Oil breaks back through $50 but Opec output-freeze deal 'highly unlikely'

Oil prices rose to their highest levels in six weeks as traders bet the market would tighten later this year.

There was some impetus from news overnight that oil inventories in the US declined last week, but the main focus in the past couple of weeks has been on Opec oil ministers holding informal discussions at the end of next month on the sidelines of an industry gathering in Algeria next month.

World benchmark North Sea Brent crude futures had recovered earlier this year after the historically deep slump on signs that non-Opec production was being cut sharply. Brent rose from January lows just below US$28 a barrel to a high in early July just above $52, but slid back in subsequent weeks as evidence gathered that the pace of demand growth was slowing.


The rise from just below $42 to the high briefly above $50 is seen by many analysts as built on an unlikely chance that Opec ministers will take any concrete action.

“The main players – Saudi Arabia and Iran – didn’t even ask for the meeting, it is more the weak members, like Venezuela and Nigeria that are desperate for the others to cut,” said Amrita Sen, oil analyst at Energy Aspects, a consultancy.

A previous meeting in April this year in Doha ended in failure as Saudi Arabia and Iran held fast on their positions, which is that Saudi Arabia will not cut unless Iran agrees to, and Iran won’t agree to cut until it is back to pre-sanctions levels of output above 4 million barrels per day.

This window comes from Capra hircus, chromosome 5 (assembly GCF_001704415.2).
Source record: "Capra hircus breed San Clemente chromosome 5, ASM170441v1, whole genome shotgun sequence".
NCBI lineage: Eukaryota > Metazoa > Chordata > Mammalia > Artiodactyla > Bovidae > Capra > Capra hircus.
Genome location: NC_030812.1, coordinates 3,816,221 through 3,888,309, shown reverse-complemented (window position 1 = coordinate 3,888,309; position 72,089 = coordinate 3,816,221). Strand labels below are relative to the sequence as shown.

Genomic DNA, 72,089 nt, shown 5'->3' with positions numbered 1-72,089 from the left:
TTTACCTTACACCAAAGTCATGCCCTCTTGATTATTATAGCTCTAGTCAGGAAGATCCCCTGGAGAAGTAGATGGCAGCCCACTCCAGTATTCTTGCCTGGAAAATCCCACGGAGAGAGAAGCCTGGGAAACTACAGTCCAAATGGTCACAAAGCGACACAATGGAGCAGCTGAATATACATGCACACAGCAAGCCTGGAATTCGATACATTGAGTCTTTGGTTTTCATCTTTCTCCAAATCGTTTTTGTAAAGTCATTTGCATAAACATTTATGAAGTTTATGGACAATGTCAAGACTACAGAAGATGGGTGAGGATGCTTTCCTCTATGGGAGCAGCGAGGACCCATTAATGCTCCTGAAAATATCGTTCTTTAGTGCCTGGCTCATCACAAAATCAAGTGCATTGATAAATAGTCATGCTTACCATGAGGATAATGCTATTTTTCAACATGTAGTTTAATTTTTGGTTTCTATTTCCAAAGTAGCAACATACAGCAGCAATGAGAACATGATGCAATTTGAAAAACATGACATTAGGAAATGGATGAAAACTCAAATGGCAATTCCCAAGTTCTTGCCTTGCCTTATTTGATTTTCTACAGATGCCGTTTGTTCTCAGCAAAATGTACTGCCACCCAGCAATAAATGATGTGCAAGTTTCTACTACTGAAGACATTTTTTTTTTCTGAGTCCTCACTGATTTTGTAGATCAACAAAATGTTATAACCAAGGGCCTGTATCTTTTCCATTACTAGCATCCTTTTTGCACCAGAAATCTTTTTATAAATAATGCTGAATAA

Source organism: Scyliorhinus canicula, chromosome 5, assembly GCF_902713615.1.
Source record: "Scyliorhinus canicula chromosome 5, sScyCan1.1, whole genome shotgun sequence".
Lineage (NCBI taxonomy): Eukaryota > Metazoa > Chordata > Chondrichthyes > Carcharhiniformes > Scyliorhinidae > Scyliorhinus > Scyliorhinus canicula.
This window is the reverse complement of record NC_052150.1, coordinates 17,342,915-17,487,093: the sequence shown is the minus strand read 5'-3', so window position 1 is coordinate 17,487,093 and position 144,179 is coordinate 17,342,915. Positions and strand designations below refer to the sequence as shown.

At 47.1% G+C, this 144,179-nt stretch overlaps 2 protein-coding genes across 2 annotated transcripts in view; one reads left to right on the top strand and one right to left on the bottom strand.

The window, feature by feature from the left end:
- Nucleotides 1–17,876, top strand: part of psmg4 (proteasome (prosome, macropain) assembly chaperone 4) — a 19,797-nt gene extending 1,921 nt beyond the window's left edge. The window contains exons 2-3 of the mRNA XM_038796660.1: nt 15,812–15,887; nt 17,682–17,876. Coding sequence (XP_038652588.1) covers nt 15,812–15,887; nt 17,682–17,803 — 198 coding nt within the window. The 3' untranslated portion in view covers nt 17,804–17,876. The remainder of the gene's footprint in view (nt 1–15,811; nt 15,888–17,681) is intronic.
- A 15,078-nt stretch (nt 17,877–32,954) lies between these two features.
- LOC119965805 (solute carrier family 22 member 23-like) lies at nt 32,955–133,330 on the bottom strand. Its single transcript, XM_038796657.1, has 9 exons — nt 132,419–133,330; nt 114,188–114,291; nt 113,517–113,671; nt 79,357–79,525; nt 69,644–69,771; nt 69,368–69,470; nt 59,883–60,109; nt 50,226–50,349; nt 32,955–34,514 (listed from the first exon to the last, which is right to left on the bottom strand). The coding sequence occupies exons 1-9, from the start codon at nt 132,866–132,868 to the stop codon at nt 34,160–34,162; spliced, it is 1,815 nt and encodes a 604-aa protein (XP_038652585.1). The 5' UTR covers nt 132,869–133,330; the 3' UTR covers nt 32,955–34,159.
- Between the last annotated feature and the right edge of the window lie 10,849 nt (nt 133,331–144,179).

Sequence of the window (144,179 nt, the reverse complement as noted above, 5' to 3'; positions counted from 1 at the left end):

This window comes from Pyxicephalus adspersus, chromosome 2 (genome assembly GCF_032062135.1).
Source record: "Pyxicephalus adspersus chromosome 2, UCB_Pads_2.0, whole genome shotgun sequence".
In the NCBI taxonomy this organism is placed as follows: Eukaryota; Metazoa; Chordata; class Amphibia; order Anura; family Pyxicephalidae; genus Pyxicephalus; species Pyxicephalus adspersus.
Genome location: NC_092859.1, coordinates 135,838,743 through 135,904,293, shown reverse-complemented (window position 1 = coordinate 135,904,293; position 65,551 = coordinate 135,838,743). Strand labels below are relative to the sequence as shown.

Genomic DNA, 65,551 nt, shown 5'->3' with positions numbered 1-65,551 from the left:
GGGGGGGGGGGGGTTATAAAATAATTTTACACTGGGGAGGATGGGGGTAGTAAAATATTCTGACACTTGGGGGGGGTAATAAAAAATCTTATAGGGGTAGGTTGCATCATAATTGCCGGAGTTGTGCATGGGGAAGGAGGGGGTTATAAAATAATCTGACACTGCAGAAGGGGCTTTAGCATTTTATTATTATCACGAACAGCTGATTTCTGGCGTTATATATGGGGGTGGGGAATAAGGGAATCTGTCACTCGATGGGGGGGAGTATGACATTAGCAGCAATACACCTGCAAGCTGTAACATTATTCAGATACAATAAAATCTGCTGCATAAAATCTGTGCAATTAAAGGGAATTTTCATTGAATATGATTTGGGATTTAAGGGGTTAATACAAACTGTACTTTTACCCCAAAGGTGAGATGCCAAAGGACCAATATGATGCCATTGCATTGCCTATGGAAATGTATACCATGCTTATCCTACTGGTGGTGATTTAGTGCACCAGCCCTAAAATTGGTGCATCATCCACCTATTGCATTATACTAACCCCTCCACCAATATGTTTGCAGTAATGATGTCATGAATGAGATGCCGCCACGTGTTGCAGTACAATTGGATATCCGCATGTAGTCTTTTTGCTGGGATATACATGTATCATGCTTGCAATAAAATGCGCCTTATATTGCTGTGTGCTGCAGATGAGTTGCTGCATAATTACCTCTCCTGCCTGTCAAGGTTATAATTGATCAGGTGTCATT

While it has seen production grow by 500,000 bpd since nuclear sanctions were lifted in January, Iran’s output is stalled at around 3.6 million bpd while it tries to work out investment terms with international oil companies.​

“The prospect of Opec cutting output or reintroducing the freeze seems to have captivated markets but … it is highly unlikely that any member will voluntarily limit production,” says Ed Bell, a commodities analyst at NBAD in Dubai.

“Since these proposals were last floated [for the Doba meeting], more Opec members have seen production disrupted, most notably Nigeria.”

Indeed, the US Energy Information Agency yesterday estimated that Nigeria’s outages – driven by militant action in the delta oilfields – will cut production by a further 500,000 bpd this year.

Venezuela, the other Opec member in dire financial straits, has seen its industry dwindle through lack of investment to the extent that it is now the biggest destination for oil exported from the US – 50,000 bpd – since restrictions were lifted to allow more US oil exports earlier this year.

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